Dental Crown and Dental Bridges
Crowns may be recommended when a tooth has become fractured, when there is an old filling of significant size or a tooth has been damaged by decay. The crown, commonly referred to as a cap, will strengthen and protect the tooth structure – or what remains of it. It can provide a better appearance for the smile as well.
There are three types of crowns. A full porcelain crown, a crown with porcelain fused to metal as well as an all-metal crown can be chosen from. A patient may have a choice or may be limited by what the dentist offers. There are at least two visits required to handle the fitting of a crown. The first visit involves all decay being removed and the tooth being reshaped. An impression will then be made and a temporary crown will be fitted and made from either metal or plastic. In the second visit, the dentist will remove the temporary piece, followed by fitting and readjusting as necessary. The crown will then be put into place with cement.
Bridges may be recommended after suffering a tooth loss. When there is a loss of one or more teeth, it can cause the teeth to drift out of their natural position. This may affect the bite, gum disease, decay and even the loss of additional teeth. A bridge consists of one or more false teeth that will be anchored by one or multiple crowns on either side. This will be at least a two part process, similar to that of placing a crown. The dentist will prepare the teeth on each side of the area that needs to receive the crown or crowns. An impression will then be made of the entire space. A temporary or transitional bridge will be fitted inside the mouth after this. In a following visit, the dentist is going to place, adjust and then cement the fixed bridge in place. This will prevent shifts from occurring.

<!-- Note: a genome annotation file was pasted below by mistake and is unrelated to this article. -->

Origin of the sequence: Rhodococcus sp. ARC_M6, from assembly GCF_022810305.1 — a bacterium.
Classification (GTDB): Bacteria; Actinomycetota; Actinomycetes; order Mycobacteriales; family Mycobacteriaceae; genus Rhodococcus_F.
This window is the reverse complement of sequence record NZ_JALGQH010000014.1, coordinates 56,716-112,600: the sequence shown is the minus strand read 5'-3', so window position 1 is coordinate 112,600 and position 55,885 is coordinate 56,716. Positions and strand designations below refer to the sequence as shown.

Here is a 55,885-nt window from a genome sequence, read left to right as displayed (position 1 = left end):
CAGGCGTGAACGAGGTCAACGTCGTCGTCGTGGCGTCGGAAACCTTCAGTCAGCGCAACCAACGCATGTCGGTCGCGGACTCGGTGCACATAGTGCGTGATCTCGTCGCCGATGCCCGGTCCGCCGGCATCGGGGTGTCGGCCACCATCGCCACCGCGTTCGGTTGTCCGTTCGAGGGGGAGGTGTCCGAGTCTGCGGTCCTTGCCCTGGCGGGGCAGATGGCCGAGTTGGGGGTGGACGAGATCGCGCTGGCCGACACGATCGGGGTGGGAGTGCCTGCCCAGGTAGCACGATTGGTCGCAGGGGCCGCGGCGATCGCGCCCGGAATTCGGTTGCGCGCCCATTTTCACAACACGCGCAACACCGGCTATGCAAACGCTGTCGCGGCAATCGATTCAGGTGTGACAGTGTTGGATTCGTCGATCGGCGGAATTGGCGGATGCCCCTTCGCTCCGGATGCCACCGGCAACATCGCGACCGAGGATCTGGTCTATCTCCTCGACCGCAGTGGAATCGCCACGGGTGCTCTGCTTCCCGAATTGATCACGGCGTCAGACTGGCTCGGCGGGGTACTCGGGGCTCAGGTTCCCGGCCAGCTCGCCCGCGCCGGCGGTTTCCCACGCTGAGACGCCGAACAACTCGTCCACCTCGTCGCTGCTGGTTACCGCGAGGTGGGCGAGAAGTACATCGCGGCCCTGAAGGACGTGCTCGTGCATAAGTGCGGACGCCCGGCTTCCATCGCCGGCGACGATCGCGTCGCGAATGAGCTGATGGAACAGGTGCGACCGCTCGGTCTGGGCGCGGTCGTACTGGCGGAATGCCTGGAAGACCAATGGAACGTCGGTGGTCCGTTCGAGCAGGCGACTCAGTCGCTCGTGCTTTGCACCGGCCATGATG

With crowns and bridges, keeping good oral hygiene is especially important.